Xtekky said that he has advised all the sites that wrote to him that they should secure their APIs, but none of them has done so. So, even if he takes the scripts down from his repo, any other developer could do the same thing.
The developer said that he doesn’t believe he’s liable for what others do with his script and that OpenAI should not be targeting him for using other sites’ APIs, which are available unsecured on the open web.
“OpenAI could also reach out to the sites and warn/notify them and in collaboration come to me and do a takedown, but it seems that this [legal threat] solely comes from OpenAI and they basically claim that I am directly attacking them,” he said. “I do not really know, but it looks like if a site use OpenAI’s API, it has OpenAI’s legal protection and OpenAI is liable for the damages the site gets.”
Xtekky initially told me that he hadn’t decided whether to take the repo down or not. However, several hours after this story first published, we chatted again and he told me that he plans to keep the repo up and to tell OpenAI that, if they want it taken down, they should file a formal request with GitHub instead of with him.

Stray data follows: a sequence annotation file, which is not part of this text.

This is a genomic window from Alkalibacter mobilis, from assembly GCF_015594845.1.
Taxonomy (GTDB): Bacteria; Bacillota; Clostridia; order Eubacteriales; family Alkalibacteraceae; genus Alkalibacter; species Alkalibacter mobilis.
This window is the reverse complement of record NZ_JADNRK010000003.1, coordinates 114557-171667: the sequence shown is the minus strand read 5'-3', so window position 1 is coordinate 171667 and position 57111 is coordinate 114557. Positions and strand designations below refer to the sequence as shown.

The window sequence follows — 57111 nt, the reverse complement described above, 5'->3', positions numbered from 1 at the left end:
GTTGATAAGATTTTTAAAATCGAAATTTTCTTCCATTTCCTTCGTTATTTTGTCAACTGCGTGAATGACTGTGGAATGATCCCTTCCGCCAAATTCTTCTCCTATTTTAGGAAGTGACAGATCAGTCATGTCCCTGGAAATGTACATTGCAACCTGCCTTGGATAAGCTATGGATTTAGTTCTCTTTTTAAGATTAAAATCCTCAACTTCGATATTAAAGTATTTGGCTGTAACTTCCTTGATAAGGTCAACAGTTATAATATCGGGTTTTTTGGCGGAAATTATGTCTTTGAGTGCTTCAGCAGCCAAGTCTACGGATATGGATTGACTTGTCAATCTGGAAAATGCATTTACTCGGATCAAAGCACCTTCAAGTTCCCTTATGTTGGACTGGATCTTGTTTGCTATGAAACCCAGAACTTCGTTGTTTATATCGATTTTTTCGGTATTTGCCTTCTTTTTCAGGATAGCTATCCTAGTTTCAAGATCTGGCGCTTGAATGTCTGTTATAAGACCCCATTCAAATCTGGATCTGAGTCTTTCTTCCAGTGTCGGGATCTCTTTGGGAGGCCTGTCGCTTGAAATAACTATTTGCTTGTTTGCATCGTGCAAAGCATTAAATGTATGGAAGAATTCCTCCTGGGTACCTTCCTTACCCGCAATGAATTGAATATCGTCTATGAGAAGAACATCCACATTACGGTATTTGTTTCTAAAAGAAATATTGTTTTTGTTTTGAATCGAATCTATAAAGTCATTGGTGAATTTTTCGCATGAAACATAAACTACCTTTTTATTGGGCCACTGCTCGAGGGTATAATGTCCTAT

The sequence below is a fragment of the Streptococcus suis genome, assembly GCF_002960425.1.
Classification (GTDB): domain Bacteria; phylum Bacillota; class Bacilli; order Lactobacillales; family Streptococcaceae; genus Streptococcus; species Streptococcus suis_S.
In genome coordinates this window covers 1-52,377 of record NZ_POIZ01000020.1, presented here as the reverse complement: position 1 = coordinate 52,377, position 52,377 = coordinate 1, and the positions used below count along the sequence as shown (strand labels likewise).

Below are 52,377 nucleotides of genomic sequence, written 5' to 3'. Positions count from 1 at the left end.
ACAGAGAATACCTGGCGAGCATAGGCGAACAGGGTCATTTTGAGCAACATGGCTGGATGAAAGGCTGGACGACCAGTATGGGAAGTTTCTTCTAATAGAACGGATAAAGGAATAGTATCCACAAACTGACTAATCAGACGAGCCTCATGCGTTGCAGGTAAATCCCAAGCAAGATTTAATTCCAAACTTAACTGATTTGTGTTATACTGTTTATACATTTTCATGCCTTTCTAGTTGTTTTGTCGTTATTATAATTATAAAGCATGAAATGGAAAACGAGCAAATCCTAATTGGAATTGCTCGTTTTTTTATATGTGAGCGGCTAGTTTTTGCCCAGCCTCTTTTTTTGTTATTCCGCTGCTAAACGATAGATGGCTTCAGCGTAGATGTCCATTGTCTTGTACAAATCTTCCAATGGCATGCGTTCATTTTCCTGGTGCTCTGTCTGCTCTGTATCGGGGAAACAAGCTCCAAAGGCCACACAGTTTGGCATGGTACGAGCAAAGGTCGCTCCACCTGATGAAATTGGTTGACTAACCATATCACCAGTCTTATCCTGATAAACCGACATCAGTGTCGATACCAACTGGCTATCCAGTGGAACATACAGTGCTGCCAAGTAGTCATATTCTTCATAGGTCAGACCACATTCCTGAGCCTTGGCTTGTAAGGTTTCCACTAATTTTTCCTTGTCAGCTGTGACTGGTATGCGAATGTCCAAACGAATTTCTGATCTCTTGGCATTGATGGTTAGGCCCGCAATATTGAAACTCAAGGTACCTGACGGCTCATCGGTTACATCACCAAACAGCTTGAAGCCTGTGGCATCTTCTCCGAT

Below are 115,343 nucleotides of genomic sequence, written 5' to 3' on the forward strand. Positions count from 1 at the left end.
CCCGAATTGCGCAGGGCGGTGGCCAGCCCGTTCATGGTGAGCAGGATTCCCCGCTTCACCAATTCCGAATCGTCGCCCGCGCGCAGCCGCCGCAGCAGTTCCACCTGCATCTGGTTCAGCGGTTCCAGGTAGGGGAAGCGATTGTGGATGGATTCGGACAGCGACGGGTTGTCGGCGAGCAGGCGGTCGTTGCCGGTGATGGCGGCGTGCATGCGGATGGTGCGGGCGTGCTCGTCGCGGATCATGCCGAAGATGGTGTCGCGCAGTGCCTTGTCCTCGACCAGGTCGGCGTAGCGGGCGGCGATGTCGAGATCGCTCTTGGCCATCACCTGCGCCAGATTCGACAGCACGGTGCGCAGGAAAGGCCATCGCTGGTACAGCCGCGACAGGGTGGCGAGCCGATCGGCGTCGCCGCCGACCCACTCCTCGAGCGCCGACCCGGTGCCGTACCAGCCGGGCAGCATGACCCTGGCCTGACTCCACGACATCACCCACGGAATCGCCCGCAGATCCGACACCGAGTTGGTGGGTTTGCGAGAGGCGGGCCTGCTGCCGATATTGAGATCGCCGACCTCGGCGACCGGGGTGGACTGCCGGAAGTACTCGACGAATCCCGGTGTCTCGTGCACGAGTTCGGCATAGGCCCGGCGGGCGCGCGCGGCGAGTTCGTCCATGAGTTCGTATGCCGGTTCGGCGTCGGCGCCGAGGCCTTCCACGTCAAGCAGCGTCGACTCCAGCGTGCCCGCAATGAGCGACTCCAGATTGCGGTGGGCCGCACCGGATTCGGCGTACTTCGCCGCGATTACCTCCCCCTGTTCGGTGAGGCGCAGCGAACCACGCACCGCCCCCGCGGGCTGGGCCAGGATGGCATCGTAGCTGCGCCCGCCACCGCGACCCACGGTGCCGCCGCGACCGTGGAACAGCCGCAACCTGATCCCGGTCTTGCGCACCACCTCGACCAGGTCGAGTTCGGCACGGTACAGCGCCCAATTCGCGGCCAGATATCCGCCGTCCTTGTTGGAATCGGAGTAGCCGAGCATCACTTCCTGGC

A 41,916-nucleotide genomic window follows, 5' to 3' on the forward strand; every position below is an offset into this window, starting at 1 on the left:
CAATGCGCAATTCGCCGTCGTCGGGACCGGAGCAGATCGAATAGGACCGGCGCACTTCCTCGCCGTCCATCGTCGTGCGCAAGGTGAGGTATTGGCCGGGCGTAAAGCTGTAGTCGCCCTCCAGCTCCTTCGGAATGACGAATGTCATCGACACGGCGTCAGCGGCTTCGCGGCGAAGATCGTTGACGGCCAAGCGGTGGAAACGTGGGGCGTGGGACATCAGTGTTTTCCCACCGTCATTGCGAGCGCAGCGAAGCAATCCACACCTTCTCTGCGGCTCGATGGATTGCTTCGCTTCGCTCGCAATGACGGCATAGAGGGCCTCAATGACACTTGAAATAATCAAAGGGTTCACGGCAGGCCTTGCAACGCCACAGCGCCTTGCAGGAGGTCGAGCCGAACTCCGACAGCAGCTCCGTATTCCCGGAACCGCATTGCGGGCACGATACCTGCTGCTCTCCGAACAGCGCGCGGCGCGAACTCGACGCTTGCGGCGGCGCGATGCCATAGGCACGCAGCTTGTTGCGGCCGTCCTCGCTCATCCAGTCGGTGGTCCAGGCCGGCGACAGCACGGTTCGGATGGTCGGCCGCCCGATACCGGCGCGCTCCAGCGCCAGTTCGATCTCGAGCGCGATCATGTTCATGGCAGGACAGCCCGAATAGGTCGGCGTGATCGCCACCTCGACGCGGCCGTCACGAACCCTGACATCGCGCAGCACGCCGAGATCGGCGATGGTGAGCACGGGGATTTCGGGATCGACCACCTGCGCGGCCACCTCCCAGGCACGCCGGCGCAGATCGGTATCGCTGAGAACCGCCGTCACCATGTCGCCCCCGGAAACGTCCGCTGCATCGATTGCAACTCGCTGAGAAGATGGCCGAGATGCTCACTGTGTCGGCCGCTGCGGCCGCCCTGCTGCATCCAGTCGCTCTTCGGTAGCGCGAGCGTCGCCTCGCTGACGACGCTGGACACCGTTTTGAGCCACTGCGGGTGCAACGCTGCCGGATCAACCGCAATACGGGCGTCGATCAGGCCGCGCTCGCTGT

“I believe they contacted me before to pressurize me into deleting the repo myself,” he said. “But the right way should be an actual official DMCA, through GitHub.”
Even if the original repo is taken down, there’s a great chance that the code — and this method of accessing GPT4 and GPT3.5 — will be published elsewhere by members of the community. Even if GPT4Free had never existed anyone can find ways to use these sites’ APIs if they continue to be unsecured.
“Users are sharing and hosting this project everywhere,” he said. “Deletion of my repo will be insignificant.”
On Sunday, Xtekky made an announcement on the project’s Discord channel (opens in new tab), saying that he’s making some changes to his chatbot, which lives apart from the GitHub repo but serves as a working example of what you can do with it. We haven’t linked to the chatbot because it’s at an adult domain name (but has no adult content), but you can find a link to it on the GPT4Free GitHub page.
“We’re stepping away from our previous method and implementing a new system that will ensure a seamless and legal processing of requests. We’re also proud to announce that a rebranding is in the works along with some other general fixes that will improve your experience,” he posted.
Xtekky told me that he plans to move the chatbot to a different domain and to rebrand it as g4f (short for GPT4Free) and to change the logo it uses, which looks a lot like the OpenAI logo. It’s unclear whether the repo name will change.
We reached out to OpenAI’s press email for comment and will update this story if and when we receive a response.
If you want to try it while it’s still there, check out GPT4Free on GitHub (opens in new tab). If you want to set up your own ChatGPT-like chatbot without potentially running afoul of OpenAI’s lawyers, see our tutorial on how to run ChatGPT on a Raspberry Pi or PC (opens in new tab)